I planned a long weekend ninety minutes south in Santa Cruz, where my hero Adrienne Rich spent her final twenty years. Observing sea otters cavorting in Monterey Bay, getting as close as the Marine Mammal Protection Act allowed, I hoped to better understand the animal label that men online and at bars were giving me. When confronted with real sheep at a petting zoo, my mother was relatively unimpressed. The emblem, not the animal, mattered. We swatted mosquitoes, made no pilgrimages to Vermont to see bears and moose. I wanted to get as close as possible to my potential animal totem.

I also hoped to meet, away from the Bay, an earthy, less jaded man, someone who would slow me down and love me. So I posted a Craigslist ad with the subject “Visiting Otter.” In it I announced—in strategically euphemistic, breezy, all-lowercase language—“i’m coming to santa cruz next week to research sea otters and would like to meet good guys to get beers with and see what happens,” and included a measurement I’d rather not repeat here.

Jake was the first guy to respond. Beside him in his pic was a carved pronghorn wearing a leather mask. Behind him was a tapestry of a big buck in a mountain meadow.


At a beach several miles up the Pacific Coast Highway from Santa Cruz—that’s where Jake and I agreed to meet. I got there early and felt as if I had entered a different dimension, one in which there is no cell service, and a few men, wandering the cliffs above, seemed on perpetual alert for oncoming enemy ships. As I sat on the beach waiting for him, a bit spooked and catching my breath, slathering on SPF 30 but convinced that my body hair, not my skin, was absorbing most of it, the wind got chilly. Up the beach, a short man was slowly walking along the edge of a river. As he charged them, hundreds of gulls scattered. I put my hoodie back on, keeping him in the corner of my eye, and scanned the sea. Nothing but rough waves and spume and the occasional drifting kelp bulb. The southern sea otter, I had read, prefers calm waters.

I stood up to stretch and saw Jake walking down the dune path. He was a handsome, gentle man with a swimsuit-calendar body. He was frowning. Was he anticipating rejection? Or was I too hairy? Not fit enough? Within the first ten minutes, as if to convince me to be wary, he told me that he couldn’t work full-time because of a disability; he hadn’t had a boyfriend in ten years; he grew and sometimes sold “medicine,” which I can attest today is the dankest organic bud this side of Mendocino. Nothing he said fazed me. We soon found a sheltered spot to sunbathe at the foot of a low brambly cliff. “The rangers won’t bother us here,” he said.

As I brought up my “research,” he unconsciously began to rub his tan, mostly smooth chest and stomach. In an area of otter fur the size of a postage stamp, I told him, there are around a million hairs, while the typical human head has a total of 100,000 hairs. Between his pecs he fluffed curly gray hairs. “Months of dry brushing gave me those,” he said, his voice cracking a bit. He wished he were a true otter or bear, he quickly admitted. He said that after years of being rejected by men for being too smooth, he now avoids gatherings of hairy men—it’s simply too painful. Of his older brother, who is considerably hairier, he simply said, “It’s not fair.” With a flourish of mild disgust, he gestured to little bumps I hadn’t noticed on his sides. “Must be my well water,” he said in his SoCal surfer way.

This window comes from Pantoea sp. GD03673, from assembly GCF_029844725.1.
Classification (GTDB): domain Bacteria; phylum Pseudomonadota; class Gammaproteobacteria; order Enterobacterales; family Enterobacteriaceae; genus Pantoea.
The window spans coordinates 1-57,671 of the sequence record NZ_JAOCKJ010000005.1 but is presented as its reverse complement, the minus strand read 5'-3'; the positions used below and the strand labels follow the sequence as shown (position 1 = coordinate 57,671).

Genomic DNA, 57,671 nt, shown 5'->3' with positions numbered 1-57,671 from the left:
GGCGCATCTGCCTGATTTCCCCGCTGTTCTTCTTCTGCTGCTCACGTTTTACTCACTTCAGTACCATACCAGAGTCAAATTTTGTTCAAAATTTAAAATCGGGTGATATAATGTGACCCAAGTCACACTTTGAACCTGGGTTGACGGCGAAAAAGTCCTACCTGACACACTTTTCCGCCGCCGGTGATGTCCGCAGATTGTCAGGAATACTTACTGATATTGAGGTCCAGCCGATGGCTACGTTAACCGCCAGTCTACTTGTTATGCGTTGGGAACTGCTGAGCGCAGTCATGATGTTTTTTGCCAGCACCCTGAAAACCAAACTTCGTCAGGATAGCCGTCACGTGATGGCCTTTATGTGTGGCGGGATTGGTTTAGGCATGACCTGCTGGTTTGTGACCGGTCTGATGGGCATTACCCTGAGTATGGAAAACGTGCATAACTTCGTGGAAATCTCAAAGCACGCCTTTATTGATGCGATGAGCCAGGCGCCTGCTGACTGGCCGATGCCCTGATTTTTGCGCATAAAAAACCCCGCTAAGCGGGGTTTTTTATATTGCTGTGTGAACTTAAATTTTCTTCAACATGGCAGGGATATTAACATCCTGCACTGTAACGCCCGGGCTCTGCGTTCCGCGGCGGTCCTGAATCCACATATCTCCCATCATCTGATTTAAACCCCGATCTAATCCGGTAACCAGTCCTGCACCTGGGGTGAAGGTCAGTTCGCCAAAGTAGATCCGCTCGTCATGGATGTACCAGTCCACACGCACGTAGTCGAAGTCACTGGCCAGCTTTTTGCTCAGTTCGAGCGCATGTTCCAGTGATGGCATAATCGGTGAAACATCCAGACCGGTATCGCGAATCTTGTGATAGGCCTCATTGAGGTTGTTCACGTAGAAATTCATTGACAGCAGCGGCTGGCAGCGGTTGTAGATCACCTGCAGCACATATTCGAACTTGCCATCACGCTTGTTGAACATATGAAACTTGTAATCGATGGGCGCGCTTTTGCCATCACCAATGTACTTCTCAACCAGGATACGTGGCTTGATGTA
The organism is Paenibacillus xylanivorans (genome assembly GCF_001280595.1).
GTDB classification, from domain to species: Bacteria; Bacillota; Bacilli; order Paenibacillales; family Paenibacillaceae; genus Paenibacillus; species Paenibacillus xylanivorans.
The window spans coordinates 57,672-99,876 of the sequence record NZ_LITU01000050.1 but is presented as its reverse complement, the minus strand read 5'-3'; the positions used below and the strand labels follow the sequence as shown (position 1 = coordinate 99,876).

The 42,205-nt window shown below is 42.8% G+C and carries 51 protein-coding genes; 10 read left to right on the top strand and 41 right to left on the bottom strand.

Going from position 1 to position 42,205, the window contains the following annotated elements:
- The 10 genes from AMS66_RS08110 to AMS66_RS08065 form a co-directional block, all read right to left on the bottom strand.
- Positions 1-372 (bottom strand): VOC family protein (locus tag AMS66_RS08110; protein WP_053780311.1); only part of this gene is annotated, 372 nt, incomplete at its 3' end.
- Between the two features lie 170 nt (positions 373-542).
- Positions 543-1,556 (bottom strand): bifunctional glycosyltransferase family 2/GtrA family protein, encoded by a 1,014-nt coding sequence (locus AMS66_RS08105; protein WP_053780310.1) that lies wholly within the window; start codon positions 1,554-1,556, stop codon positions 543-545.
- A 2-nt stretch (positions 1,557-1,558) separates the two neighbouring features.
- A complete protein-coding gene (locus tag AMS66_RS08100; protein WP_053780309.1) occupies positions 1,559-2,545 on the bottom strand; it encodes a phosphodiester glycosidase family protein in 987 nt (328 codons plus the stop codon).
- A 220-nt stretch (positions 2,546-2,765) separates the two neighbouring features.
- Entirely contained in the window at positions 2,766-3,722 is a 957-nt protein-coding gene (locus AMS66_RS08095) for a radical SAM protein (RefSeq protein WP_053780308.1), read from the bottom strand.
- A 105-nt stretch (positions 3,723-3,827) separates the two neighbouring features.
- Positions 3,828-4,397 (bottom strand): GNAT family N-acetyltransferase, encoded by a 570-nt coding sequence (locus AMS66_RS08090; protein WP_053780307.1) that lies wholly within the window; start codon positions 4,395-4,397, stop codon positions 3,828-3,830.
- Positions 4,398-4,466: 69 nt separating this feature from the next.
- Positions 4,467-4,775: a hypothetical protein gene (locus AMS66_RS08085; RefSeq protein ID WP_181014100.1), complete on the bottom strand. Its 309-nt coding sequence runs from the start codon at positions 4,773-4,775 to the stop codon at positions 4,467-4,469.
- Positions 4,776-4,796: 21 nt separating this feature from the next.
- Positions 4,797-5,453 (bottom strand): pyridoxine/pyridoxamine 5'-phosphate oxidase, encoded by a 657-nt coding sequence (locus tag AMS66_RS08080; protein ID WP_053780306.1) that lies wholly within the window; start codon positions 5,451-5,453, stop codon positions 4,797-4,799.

Then a clean-shaven man in a black bomber jacket walked onto the beach, his blondish-gray hair carefully parted. “Watch your step,” Jake said. “That’s Seaweed Man.”


“He puts kelp bulbs in his butt.”


“Then throws them back onto the sand.”

Horrified, my mind churned, thinking of a documentary I’d seen on kelp and climate change. Without otters, the kelp that Seaweed Man collected for internal use would rarely wash ashore. Sea urchins, with their five self-sharpening teeth, eat the holdfasts of kelp at the ocean bottom, causing the 100-foot plants to drift away like balloons released by a child’s hand. The forest ecosystem collapses and in its place is a virtual wasteland called an urchin barren. Once otters return the situation reverses: they take out the rocks they store in pouches under their arms and crack the urchins open, eating up to a third of their body weight daily. Until 1938, when a small population was discovered under Bixby Bridge in Big Sur, sea otters were considered extinct in California due to overhunting. Since then, otter populations have rebounded, and so too have kelp forests, one of the most efficient carbon absorbers of CO2 around. Recent research by Chris Wilmers and John Estes indicates that kelp ecosystems absorb twelve times more greenhouse gasses when otters are present. The extra carbon that North Pacific kelp forests sequester every year because of otters is equivalent to taking at least three million passenger cars off the road.

So, given this research, I don’t really judge you, Seaweed Man. You’re an extreme example of biologist E. O. Wilson’s biophilia hypothesis (“the innate emotional affiliation of human beings with other living organisms”), and I think you mean well. Who wouldn’t want to merge with something so alive and purifying when so much else seems like a dead, oppressive lie? Maybe all of your family had plant names but you. But don’t you also wish that you were hairy enough to be called “otter”? Otters won’t be our ultimate saviors, not at all, but they are adorable helpers, slowing our accelerating, slow-motion undoing.


The next day I fantasized about renting a tandem kayak with another otter dude at Elkhorn Slough, the best place in California to see wild otters. That didn’t happen. Jake couldn’t come—we were never able to commit to one another—and no one else promising had responded to my Craigslist ad. So, with cheap binoculars, I went alone.